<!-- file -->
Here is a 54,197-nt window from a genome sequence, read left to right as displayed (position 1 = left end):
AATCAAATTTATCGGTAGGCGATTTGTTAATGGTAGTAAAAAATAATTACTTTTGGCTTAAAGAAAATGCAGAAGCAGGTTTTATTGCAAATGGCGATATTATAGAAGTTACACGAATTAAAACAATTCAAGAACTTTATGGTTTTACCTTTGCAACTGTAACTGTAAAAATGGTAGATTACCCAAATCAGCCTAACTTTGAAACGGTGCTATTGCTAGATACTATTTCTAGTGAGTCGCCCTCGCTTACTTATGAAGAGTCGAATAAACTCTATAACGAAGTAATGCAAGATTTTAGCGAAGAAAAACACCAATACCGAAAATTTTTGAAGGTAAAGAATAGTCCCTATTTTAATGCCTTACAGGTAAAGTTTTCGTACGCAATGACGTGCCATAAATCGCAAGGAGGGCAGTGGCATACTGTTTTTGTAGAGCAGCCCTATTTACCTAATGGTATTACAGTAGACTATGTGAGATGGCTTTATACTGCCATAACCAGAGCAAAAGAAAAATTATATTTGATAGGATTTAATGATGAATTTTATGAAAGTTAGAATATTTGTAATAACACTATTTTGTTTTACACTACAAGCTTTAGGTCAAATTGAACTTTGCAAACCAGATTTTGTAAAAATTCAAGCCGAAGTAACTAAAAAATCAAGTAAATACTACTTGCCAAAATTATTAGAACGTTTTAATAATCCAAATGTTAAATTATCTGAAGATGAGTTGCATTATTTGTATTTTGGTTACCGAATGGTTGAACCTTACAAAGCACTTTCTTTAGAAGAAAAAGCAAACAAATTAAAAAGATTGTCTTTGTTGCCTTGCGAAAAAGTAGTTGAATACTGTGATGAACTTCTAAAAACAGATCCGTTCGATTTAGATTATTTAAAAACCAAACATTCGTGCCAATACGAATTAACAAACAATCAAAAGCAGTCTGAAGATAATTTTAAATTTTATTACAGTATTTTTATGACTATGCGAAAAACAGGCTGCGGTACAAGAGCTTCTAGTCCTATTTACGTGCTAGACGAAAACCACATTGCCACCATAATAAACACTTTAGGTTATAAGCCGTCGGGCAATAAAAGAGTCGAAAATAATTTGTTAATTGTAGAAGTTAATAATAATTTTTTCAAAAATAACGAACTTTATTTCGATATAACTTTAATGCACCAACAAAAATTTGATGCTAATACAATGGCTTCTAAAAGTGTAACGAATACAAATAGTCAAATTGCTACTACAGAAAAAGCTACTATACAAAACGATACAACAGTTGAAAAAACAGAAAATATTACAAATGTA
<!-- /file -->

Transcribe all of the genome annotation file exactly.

Here is a 54,197-nt window from a genome sequence, read left to right as displayed (position 1 = left end):
AATCAAATTTATCGGTAGGCGATTTGTTAATGGTAGTAAAAAATAATTACTTTTGGCTTAAAGAAAATGCAGAAGCAGGTTTTATTGCAAATGGCGATATTATAGAAGTTACACGAATTAAAACAATTCAAGAACTTTATGGTTTTACCTTTGCAACTGTAACTGTAAAAATGGTAGATTACCCAAATCAGCCTAACTTTGAAACGGTGCTATTGCTAGATACTATTTCTAGTGAGTCGCCCTCGCTTACTTATGAAGAGTCGAATAAACTCTATAACGAAGTAATGCAAGATTTTAGCGAAGAAAAACACCAATACCGAAAATTTTTGAAGGTAAAGAATAGTCCCTATTTTAATGCCTTACAGGTAAAGTTTTCGTACGCAATGACGTGCCATAAATCGCAAGGAGGGCAGTGGCATACTGTTTTTGTAGAGCAGCCCTATTTACCTAATGGTATTACAGTAGACTATGTGAGATGGCTTTATACTGCCATAACCAGAGCAAAAGAAAAATTATATTTGATAGGATTTAATGATGAATTTTATGAAAGTTAGAATATTTGTAATAACACTATTTTGTTTTACACTACAAGCTTTAGGTCAAATTGAACTTTGCAAACCAGATTTTGTAAAAATTCAAGCCGAAGTAACTAAAAAATCAAGTAAATACTACTTGCCAAAATTATTAGAACGTTTTAATAATCCAAATGTTAAATTATCTGAAGATGAGTTGCATTATTTGTATTTTGGTTACCGAATGGTTGAACCTTACAAAGCACTTTCTTTAGAAGAAAAAGCAAACAAATTAAAAAGATTGTCTTTGTTGCCTTGCGAAAAAGTAGTTGAATACTGTGATGAACTTCTAAAAACAGATCCGTTCGATTTAGATTATTTAAAAACCAAACATTCGTGCCAATACGAATTAACAAACAATCAAAAGCAGTCTGAAGATAATTTTAAATTTTATTACAGTATTTTTATGACTATGCGAAAAACAGGCTGCGGTACAAGAGCTTCTAGTCCTATTTACGTGCTAGACGAAAACCACATTGCCACCATAATAAACACTTTAGGTTATAAGCCGTCGGGCAATAAAAGAGTCGAAAATAATTTGTTAATTGTAGAAGTTAATAATAATTTTTTCAAAAATAACGAACTTTATTTCGATATAACTTTAATGCACCAACAAAAATTTGATGCTAATACAATGGCTTCTAAAAGTGTAACGAATACAAATAGTCAAATTGCTACTACAGAAAAAGCTACTATACAAAACGATACAACAGTTGAAAAAACAGAAAATATTACAAATGTA